Although they had had weeks to come to terms with Chavez's likely demise, many Chavez supporters were overcome with grief.
"He was our father," said Nancy Jotiya, 56, sobbing in Caracas's central Plaza Bolivar. "He taught us to defend ourselves. Chavismo is not over! We are the people. We will fight!"
There was sadness in other Latin American countries too, especially those run by leftist governments that have relied heavily on Chavez's oil-funded economic aid.
They include communist-led Cuba, which recovered from financial ruin in the 1990s largely thanks to preferential oil deals with Chavez's government.
Hundreds of emotional "Chavista" loyalists gathered on Tuesday night outside the military hospital where he spent his last two weeks. A female TV reporter from neighboring Colombia was beaten up, and gunshots were fired in the air.
Messages of condolence for Chavez's death flooded in from U.N. Secretary General Ban Ki-moon and ideological friends and opponents alike across Latin America, as well as Chavez's ally Iran.
U.S. President Barack Obama was less effusive about a man who put his country at loggerheads with Washington, saying his administration was interested in "developing a constructive relationship with the Venezuelan government".
Chavez led Venezuela for 14 years and had easily won a new six-year term at an election in October, defeating Capriles.
His folksy charisma, anti-U.S. diatribes and oil-financed projects to improve life for residents of long-neglected slums created an unusually powerful bond with many poor Venezuelans.
That intense emotional connection underpinned his rule, but critics saw his autocratic style, gleeful nationalizations and often harsh treatment of rivals as hallmarks of a dictator whose misguided policies squandered a historic bonanza of oil revenues.
Venezuela has the largest oil reserves in the world but the nationalizations and strict currency controls under Chavez frightened off investors. Even some of his followers complained that he focused too much on ideological issues at the expense of day-to-day problems such as power cuts, high inflation, food shortages and violent crime.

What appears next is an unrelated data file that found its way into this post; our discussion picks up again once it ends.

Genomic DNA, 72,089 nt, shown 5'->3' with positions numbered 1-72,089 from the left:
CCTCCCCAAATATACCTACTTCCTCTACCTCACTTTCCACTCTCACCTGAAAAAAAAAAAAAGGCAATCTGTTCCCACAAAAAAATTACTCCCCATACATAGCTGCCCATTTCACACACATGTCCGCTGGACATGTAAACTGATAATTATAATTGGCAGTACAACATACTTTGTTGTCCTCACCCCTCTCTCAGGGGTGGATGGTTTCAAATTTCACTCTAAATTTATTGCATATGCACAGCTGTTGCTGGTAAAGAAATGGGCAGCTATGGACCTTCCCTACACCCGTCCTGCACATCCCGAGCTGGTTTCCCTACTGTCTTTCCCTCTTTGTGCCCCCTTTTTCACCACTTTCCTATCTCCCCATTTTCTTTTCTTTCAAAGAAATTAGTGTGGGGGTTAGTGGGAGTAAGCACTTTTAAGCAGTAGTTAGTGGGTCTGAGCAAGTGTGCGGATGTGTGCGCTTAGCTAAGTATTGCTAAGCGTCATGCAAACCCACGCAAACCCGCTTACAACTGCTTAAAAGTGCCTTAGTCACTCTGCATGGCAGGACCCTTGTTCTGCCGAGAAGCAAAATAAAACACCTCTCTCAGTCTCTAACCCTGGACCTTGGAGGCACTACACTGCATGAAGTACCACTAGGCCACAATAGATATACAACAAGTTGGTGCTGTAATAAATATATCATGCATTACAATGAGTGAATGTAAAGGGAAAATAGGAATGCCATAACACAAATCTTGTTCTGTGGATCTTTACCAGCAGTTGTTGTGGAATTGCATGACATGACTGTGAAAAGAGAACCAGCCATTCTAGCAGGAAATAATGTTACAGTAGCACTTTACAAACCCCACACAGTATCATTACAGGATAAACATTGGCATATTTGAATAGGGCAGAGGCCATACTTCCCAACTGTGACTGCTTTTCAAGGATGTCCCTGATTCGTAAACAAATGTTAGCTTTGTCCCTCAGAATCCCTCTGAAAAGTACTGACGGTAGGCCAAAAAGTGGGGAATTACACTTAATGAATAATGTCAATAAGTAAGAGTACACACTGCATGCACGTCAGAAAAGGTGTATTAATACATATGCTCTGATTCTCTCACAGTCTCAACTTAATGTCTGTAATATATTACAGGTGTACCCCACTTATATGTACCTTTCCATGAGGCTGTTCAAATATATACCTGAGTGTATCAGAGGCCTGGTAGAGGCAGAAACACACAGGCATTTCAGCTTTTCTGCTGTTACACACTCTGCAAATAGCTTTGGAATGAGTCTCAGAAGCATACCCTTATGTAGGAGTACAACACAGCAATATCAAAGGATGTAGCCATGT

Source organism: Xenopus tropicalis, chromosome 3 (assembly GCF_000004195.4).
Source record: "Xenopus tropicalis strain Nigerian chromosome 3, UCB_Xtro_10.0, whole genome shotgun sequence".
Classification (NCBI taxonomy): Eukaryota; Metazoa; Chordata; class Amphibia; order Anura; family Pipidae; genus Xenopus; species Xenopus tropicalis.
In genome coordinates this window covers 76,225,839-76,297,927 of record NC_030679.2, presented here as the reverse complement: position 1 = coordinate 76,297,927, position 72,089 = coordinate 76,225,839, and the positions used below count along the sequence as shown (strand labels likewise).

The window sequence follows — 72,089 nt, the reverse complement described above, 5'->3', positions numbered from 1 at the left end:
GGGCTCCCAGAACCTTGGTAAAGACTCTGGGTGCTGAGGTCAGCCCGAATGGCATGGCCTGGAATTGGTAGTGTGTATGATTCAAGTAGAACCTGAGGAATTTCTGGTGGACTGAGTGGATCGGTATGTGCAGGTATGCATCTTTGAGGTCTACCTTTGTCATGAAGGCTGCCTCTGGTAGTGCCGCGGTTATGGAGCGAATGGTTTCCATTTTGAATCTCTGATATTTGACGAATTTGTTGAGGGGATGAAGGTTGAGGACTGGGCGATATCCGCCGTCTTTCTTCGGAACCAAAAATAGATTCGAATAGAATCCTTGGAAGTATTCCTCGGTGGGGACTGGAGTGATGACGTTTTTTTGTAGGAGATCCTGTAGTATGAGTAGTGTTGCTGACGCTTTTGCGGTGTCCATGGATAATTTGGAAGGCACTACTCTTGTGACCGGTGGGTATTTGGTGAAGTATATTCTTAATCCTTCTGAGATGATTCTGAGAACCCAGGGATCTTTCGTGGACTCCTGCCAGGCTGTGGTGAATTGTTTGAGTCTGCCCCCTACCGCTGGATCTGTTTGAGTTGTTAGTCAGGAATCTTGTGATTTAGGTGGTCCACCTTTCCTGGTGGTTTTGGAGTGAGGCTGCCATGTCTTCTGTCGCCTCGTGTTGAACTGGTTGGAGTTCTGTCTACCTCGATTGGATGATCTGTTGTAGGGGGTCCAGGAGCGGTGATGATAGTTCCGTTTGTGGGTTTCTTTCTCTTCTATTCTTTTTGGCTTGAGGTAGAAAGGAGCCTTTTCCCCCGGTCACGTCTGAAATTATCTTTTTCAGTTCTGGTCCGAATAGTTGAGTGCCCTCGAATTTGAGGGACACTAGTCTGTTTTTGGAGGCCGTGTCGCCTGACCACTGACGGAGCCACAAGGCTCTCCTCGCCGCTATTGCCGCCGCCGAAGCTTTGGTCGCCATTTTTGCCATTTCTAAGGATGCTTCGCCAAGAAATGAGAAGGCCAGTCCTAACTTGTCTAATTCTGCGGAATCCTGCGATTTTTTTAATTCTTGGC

On Wednesday, Chavez's body will be transferred to a military academy where it will lie in state until his official funeral on Friday. Seven days of mourning will also be observed.
"The funeral of Chavez is going to rival Eva Peron's," said Daniel Hellinger, a U.S.-based Venezuela expert, recalling the beloved first lady of Argentina, who died aged 33 in 1952 at the height of her popularity.
Chavez's health weakened severely just after his re-election on October 7, possibly due to his decision to campaign for a third term instead of stepping aside to focus on his recovery.
Chavez built a highly centralized system around his larger-than-life image, and his tireless, micro-managing style created something close to a personality cult.
Maduro will now focus on marshalling support from Chavez's diverse coalition, which includes leftist ideologues, business leaders, and radical armed groups called "colectivos".
The vice president has in recent weeks mimicked Chavez's rabble-rousing style, peppering his speeches with insults aimed at adversaries.
(Editing by Kieran Murray and Editing by Kevin Liffey)